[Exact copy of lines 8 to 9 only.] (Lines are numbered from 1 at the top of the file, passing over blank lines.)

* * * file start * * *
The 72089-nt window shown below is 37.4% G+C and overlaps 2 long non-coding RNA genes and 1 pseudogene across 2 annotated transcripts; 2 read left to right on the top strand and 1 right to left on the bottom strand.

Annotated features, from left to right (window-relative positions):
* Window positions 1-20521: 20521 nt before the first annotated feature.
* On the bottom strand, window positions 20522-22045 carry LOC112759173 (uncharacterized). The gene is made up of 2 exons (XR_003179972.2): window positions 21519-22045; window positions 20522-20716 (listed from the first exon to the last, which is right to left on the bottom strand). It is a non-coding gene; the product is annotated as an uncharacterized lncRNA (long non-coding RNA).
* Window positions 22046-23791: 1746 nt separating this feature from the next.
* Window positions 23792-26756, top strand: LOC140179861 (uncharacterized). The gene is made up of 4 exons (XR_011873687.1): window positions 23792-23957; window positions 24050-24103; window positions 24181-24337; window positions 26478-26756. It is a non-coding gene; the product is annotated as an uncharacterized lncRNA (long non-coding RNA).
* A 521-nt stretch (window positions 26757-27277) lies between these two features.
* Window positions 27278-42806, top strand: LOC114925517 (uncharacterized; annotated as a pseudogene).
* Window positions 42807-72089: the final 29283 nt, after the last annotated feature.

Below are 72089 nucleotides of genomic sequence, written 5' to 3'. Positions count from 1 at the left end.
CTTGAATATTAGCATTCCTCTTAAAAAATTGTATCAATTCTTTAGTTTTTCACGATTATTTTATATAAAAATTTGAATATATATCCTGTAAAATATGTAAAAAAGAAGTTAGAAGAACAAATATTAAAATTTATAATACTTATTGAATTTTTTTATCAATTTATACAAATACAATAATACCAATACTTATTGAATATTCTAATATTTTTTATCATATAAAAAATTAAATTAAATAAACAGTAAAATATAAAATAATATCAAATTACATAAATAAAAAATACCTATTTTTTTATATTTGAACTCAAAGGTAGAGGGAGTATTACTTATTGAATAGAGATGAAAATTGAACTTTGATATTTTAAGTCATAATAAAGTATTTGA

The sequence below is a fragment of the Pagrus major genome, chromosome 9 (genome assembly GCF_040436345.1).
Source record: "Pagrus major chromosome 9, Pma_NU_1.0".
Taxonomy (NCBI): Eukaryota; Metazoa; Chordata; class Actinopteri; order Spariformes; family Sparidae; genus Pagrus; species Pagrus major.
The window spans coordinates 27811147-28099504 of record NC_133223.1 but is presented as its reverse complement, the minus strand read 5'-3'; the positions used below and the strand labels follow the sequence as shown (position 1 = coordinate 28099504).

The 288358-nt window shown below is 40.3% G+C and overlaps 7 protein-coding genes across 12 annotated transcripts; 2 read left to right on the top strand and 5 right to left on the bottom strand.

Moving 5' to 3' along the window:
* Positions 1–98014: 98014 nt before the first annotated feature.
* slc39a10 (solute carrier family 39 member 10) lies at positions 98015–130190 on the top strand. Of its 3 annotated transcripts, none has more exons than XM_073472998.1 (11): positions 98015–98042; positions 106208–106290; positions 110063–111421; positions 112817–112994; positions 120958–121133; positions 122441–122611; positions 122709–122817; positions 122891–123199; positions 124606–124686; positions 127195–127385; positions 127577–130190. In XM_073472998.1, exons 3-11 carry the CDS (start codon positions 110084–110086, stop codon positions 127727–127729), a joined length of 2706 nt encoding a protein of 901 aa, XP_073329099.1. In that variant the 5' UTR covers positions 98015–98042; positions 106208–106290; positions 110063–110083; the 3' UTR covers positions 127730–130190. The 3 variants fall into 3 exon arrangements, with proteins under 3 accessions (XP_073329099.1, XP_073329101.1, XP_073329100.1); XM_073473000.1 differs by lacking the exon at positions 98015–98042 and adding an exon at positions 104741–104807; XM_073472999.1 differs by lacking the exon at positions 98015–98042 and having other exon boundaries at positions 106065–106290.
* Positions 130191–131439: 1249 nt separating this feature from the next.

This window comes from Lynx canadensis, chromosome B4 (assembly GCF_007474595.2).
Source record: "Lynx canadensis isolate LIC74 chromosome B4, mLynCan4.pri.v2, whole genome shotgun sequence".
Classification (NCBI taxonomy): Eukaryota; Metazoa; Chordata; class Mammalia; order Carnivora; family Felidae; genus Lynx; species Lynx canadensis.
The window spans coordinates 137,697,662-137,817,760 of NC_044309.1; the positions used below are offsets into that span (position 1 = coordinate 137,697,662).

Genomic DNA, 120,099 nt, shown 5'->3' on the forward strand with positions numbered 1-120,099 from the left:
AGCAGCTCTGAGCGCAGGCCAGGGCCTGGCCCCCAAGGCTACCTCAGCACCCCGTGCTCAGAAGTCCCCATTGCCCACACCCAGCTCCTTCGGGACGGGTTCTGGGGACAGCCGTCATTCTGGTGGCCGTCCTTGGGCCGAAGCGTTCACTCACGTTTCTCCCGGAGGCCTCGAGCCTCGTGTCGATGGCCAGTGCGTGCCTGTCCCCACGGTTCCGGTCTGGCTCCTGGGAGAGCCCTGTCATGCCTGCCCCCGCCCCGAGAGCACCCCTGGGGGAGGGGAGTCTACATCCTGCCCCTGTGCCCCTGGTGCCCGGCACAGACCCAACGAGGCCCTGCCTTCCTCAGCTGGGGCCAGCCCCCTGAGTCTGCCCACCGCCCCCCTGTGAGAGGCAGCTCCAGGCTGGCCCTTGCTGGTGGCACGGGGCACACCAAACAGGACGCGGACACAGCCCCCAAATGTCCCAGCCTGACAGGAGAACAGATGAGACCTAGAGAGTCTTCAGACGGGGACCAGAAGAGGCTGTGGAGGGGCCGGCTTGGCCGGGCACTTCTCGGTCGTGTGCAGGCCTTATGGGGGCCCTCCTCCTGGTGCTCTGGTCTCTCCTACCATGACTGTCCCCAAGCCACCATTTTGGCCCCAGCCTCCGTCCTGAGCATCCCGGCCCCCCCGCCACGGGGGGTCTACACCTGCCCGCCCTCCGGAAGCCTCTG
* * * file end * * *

* Window positions 27278-42806, top strand: LOC114925517 (uncharacterized; annotated as a pseudogene).
* Window positions 42807-72089: the final 29283 nt, after the last annotated feature.